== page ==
Realtors advise home owners that it helps to sell a house if you can make it look like you don't actually live in the house. Well, at least not too much.
Sellers are encouraged to remove all photographs, knickknacks and personal memorabilia. They are coached to remove books from bookshelves, clear kitchen countertops and pretty well empty the closets to make the place look spacious and attractive to prospective buyers.
I have figured out how this strategy promotes home sales.
Prospective buyers: "Look, Bill, there are no books on the bookshelves. The kitchen countertops are bare and the cupboards are practically empty."
Bill (opening the closet): "It gets worse, Jane. They only have two shirts and one pair of tennis shoes between them."
Jane (weeping): "These people are illiterate, hungry and half-naked, Bill. Let's help them out and buy the place."
Another sold sign goes up in a front yard.
All the preparation to help sell a house is called staging, although it has nothing to do with choosing George Clooney or Richard Gere to play your husband and determining whether Sandra Bullock or Reese Witherspoon would best play you.
Friends recently staged their house for showing by making eight trips to a storage unit. They received rave reviews from their real estate agent. "You'd never know a family with three kids and a dog lived here!" she gushed.
Yes, but if you did know, you would wonder how a family of five got by with only two towels in the linen closet. Then again, maybe you would just assume the children were smelly or had learned to shake off bath water like the dog.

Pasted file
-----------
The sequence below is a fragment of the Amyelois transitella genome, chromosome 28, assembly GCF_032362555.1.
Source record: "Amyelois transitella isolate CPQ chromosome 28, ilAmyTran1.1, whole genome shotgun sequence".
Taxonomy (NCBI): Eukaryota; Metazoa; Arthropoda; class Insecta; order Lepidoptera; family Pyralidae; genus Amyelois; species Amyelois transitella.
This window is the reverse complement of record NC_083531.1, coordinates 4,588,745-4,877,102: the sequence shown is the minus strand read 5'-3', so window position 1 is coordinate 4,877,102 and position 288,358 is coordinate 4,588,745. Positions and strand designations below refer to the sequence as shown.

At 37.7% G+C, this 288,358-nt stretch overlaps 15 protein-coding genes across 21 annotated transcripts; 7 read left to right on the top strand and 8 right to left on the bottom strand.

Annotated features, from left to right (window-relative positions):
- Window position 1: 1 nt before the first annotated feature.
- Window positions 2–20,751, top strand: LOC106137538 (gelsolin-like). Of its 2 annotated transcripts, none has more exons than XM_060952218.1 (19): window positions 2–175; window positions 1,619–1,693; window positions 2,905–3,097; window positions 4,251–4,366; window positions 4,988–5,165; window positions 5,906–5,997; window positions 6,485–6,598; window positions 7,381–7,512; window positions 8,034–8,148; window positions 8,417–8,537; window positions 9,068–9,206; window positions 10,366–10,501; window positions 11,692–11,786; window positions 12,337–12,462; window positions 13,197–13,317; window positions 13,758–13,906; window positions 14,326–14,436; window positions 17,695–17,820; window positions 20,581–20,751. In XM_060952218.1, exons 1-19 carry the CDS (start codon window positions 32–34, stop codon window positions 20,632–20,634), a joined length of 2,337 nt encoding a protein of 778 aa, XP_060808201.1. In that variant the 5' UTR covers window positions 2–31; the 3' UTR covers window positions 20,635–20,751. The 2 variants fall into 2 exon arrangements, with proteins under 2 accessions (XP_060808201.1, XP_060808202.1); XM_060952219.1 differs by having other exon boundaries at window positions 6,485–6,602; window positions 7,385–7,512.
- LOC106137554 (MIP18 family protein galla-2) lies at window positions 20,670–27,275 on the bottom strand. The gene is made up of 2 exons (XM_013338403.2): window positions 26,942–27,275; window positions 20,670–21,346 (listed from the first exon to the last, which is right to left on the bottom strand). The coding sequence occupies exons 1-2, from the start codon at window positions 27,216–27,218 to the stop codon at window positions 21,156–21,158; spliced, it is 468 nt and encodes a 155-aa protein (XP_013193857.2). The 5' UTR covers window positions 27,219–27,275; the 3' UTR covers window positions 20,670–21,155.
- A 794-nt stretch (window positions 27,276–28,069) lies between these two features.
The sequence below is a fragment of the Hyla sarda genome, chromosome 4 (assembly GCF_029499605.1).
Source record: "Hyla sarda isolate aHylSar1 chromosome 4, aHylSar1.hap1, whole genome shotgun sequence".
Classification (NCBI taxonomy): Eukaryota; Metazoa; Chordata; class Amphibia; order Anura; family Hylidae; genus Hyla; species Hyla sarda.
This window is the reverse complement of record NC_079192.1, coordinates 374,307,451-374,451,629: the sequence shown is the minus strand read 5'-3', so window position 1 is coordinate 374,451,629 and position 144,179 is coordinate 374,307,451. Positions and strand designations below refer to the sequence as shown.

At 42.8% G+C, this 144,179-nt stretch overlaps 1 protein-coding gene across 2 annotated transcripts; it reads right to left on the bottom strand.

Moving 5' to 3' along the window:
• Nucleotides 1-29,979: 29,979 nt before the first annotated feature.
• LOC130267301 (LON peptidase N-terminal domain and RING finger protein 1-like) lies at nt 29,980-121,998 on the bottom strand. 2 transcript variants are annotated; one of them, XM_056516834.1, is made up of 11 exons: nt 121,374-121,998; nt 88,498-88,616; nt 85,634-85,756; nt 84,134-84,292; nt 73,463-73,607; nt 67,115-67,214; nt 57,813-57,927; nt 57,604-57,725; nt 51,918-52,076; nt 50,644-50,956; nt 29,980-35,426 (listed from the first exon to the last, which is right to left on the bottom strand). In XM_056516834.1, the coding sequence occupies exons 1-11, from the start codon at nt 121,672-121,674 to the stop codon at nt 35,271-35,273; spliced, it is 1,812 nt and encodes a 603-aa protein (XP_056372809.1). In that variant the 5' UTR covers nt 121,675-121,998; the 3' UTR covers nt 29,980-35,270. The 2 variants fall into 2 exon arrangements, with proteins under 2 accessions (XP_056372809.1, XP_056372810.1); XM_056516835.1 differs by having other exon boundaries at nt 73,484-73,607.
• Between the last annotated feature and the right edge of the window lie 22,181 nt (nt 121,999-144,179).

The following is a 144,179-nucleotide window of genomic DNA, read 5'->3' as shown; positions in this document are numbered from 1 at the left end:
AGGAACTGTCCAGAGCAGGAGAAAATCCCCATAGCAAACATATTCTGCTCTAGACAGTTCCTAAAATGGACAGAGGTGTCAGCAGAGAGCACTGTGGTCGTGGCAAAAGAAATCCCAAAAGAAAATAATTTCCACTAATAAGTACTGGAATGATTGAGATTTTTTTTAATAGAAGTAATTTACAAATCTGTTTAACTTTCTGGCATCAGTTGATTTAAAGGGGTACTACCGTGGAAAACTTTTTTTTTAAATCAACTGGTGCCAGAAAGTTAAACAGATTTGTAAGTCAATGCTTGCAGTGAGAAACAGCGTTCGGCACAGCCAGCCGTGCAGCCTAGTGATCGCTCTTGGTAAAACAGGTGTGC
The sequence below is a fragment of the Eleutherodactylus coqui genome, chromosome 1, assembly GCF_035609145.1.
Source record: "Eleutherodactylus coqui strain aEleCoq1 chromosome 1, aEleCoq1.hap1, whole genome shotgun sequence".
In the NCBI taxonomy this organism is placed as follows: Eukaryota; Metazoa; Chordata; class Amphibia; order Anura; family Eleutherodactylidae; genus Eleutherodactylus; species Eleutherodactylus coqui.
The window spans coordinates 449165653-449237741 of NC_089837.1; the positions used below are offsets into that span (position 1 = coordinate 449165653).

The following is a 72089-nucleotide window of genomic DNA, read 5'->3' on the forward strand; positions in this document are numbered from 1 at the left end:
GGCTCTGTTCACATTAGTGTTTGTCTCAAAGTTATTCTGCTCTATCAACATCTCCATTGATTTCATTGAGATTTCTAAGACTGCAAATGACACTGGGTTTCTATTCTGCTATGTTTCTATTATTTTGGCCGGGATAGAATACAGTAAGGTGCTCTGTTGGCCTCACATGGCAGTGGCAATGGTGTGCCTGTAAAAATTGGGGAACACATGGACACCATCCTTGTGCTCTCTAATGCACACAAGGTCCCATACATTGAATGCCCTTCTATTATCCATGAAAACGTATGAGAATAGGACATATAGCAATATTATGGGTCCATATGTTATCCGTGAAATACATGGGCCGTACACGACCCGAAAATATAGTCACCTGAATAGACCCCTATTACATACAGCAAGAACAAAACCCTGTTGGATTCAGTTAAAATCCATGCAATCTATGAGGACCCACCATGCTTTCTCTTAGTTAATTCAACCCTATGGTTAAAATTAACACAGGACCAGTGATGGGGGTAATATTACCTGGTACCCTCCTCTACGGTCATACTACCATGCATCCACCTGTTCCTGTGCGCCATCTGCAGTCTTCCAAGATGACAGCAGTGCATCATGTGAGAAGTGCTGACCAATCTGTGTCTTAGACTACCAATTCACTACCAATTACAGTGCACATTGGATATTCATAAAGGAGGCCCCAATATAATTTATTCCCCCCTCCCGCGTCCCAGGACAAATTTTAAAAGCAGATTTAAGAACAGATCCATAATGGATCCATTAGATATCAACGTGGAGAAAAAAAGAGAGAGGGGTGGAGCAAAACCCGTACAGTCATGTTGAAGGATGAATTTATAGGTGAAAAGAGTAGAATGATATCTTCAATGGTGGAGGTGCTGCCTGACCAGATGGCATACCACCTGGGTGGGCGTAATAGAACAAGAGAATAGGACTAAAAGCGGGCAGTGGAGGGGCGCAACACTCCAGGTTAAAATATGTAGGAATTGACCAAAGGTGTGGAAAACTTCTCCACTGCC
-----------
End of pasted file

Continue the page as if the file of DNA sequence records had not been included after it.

Realtors even suggest homeowners alphabetize their spices and turn all the coffee cups in the cabinet so the handles face the same direction.
We would never be able to move as our house staged itself years ago and refuses to change.
The closet under the stairs chose the stage marked horror. It is dark and creepy and packed with assorted household items that continually rearrange themselves. Periodically an enamel roaster pan that teeters on the top of a shelving unit will crash to the floor in the middle of the night.
We used to jump out of bed screaming, but now I simply open one eye and say, "Maybe I'll pick up a roast tomorrow. Does that sound good?"
Worse, our coffee cups refuse to line up like the Rockettes (the rebellious stage) and the nutmeg and oregano in the spice cabinet think it is a hilarious joke when they switch places (the comedy stage).
It is an undeniable truth, however, that no house looks better than right before you sell it. You finally make all those long-neglected little repairs, tackle that landscaping project, spring for a new garage door and replace those drafty windows. And all for what? For someone you don't even know. You do the work, spend the money, set the stage, and then aren't around to enjoy the show.
A woman losing her house in a divorce settlement said you should never look at a house as a financial investment, but instead focus on making your house the kind of home you always dreamed of.
Every weekday JewishWorldReview.com publishes what many in the media and Washington consider "must-reading". Sign up for the daily JWR update. It's free. Just click here.